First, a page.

Can the GOP Survive If It Blocks Immigration Reform?

A bipartisan immigration bill made it through the Senate, but may be dead in the House.

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The Senate Thursday successfully approved a comprehensive immigration bill that it had been working on for months, now leaving the fate of immigration reform up to the Republican-controlled House. Fourteen Senate Republicans joined Democrats voting in favor, with a final vote of 68-32, but bipartisanship may not be so easy to come by in the lower chamber.

As the Senate voted on its bill, Republican House Speaker John Boehner, Ohio, reiterated his stance that his chamber would not take up the Senate bill without crafting one of its own. He said he will follow the "Hastert Rule," or the principle of not bringing any bill to the floor that doesn't have the support of a majority of the majority party.

"Apparently, some haven't gotten the message," Boehner said Thursday. "The House is not going to take up and vote on whatever the Senate passes …  And if immigration reform is going to work, it's essential that the American people have the confidence that it's being done correctly. That's how the House will approach this issue."

[ See a collection of political cartoons on immigration.]

Many Republicans in the lower chamber don't want a bill to include a path to citizenship, as the Senate bill does. Boehner has declined to publicly take a position on whether or not he agrees with a citizenship provision, saying he doesn't want to make rallying 117 Republicans behind a bill more difficult than it is already going to be.

Yet roadblocking immigration reform may be a politically risky move for the GOP. The Senate bill was passed with bipartisan support, which suggests the House ought to also be able to find grounds for compromise. The lower chamber does have possibility in a bill being worked on by a bipartisan group of seven representatives, but nothing has been finalized. Boehner encouraged that group to reach a deal, and House Minority Leader Nancy Pelosi, D-Calif., called it "a compromise … we can all support."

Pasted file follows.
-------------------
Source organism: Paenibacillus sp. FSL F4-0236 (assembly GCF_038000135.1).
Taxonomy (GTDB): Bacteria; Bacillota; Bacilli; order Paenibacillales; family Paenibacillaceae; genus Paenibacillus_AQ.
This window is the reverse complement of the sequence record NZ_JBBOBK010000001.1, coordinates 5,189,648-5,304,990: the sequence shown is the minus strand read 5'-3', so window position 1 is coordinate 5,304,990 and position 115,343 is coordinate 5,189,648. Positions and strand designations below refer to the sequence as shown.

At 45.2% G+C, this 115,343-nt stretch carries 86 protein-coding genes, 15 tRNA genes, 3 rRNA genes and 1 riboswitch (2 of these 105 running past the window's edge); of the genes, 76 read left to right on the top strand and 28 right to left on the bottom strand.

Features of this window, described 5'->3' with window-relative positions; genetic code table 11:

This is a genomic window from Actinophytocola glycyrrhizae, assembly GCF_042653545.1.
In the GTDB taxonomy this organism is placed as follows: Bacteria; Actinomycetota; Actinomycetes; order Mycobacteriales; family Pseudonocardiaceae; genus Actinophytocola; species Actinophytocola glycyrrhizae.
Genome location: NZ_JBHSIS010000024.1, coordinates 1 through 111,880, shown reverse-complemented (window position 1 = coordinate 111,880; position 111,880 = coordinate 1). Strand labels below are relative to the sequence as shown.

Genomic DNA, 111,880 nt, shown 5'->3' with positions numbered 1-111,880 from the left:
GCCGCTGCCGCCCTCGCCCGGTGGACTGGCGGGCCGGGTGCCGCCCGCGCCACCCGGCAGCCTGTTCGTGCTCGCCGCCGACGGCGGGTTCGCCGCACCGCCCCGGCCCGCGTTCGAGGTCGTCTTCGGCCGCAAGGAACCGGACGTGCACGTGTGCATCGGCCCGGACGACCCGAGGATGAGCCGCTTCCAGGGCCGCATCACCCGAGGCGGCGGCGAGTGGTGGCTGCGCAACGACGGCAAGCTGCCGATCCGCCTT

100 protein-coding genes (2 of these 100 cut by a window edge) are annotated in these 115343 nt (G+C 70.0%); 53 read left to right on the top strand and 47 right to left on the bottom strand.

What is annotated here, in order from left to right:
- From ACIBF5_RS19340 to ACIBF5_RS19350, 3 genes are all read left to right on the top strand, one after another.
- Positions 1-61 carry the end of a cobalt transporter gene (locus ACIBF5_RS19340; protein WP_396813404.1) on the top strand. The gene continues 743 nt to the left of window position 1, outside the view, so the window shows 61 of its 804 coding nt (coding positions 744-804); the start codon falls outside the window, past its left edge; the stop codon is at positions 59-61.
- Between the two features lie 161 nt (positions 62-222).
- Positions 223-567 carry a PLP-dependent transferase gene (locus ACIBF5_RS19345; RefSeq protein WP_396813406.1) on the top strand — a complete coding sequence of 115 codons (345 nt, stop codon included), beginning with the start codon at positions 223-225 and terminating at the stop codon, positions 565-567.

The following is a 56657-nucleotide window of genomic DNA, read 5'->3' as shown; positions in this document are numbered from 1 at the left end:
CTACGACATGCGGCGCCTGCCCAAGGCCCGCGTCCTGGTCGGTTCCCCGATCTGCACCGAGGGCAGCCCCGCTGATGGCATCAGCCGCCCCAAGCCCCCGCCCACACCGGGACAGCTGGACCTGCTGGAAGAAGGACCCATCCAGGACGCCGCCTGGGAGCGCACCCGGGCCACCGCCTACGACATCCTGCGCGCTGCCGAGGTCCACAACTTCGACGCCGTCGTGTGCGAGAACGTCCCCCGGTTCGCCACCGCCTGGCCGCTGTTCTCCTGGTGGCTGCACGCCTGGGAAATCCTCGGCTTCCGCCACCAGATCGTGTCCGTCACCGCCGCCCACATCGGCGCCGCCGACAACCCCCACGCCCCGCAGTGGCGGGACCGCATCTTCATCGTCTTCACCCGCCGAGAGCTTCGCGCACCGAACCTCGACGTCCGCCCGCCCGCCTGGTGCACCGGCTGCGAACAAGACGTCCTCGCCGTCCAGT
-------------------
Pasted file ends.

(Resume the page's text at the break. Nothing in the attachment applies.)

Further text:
Republican Sen. John McCain, Ariz., who supported the Senate bill, said he doesn't believe Republicans would recover in 2016 if they failed to act on immigration reform. He voiced support of Boehner, and acknowledged Senate Republicans ultimately couldn't control their House counterparts: “I can’t tell the Speaker what to do,” he said. “I trust him and he’s a friend of mine and I have great confidence in his leadership.”

[ See a collection of political cartoons on Congress.]

President Barack Obama too called on the House to act on immigration, saying, "Today, the Senate did its job. It's now time for the House to do the same."

Republican donors have expressed their desire for the House to reach an agreement on immigration reform in the name of political viability for the party. Democrats handily won the Hispanic vote in 2012, and many see a substantive immigration policy overhaul as a main way to earn votes from a key constituency.

"It's not just about appealing to Hispanic voters, though that's important," said American Crossroads President and CEO Steven Law. "There's a concern among major donors that the party is starting to seem out of touch in an increasingly diverse and dynamic America."

What do you think? Can the GOP survive politically if the House blocks immigration reform? Take the poll and comment below.

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